Kids For Wish KidsÂŽ Book Sale!

All profits will benefit and assist Make-a-wishŽ Greater Pennsylvania, Pottsville regional office in helping to grant the wish of a local child. Book donations are now being accepted now for the 7th summer sale! Please help by donating books and coming to shop - used, new, children, or adult – NO encyclopedia sets, text books or condensed version books. Bring book donations 143 1st St., Nazareth (Farmview Estates) before

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By CAROL RITTER

It’s Little League time! For loyal parents and grandparents it’s time to stand out in the freezing cold, get burned on a sunny day or sit there in the pouring rain just to get a glimpse of a hit, home run or a great catch. I was driving by a little league field last week and all I heard were Cheers, Cheers, Cheers. My guess is that someone’s child hit the big one over the fence. Then the next day I went to a local restaurant and was served the most delicious coffee, I told the waitress how wonderful it was and she told me that I can buy it there, free trade, organic, ground for me or I can grind it at home. CHEERS, not only did I pay for breakfast, two cups of coffee, muffins to go, but I purchased some Joe for the road. Hello, she gets it! What does that mean? It means that someone in the restaurant family has trained their staff June 22nd. If the homeowners are not home, you are invited to leave donations on the front porch. Save the date, this year’s book sale will be held on June 27 from 5-8 p.m. and June 28 & 29 from 9 a.m. - 2 p.m.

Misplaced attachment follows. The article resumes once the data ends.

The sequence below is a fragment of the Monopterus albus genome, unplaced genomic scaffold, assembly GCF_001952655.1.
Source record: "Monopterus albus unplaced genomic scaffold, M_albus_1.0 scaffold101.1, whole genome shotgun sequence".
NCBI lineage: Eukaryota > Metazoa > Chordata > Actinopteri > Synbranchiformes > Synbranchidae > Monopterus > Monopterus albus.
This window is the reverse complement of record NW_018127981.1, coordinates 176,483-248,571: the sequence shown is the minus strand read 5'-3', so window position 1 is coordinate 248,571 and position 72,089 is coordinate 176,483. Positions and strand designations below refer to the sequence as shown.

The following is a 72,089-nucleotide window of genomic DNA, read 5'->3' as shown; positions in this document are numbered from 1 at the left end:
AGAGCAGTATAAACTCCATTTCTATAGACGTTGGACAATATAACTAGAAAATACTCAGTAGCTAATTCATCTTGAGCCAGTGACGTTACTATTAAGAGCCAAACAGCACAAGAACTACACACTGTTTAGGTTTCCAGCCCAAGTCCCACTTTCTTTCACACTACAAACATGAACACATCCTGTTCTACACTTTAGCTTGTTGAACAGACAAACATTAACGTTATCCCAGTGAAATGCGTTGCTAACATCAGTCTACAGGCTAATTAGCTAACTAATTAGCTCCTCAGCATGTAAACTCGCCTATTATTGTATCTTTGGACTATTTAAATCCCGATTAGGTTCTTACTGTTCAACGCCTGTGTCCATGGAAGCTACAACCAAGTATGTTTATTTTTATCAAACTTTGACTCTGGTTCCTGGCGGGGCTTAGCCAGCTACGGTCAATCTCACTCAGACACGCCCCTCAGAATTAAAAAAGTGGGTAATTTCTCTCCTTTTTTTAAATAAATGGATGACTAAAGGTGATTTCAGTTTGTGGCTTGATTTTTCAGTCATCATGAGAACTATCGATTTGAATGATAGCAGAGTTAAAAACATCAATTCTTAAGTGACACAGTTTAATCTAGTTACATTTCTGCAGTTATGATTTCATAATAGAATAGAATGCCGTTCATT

Carol is an accomplished professional speaker, coach and educational consultant specializing in remarkable leadership, outrageous fundraising, million dollar marketing, and building organizational alliances throughout the country. Carol’s innovative e leadership with bullet proof ideas for recruiting MORE MEMBERS, MORE MONEY AND BETTER LEADERS. www. caroltalks.com 610-442-4545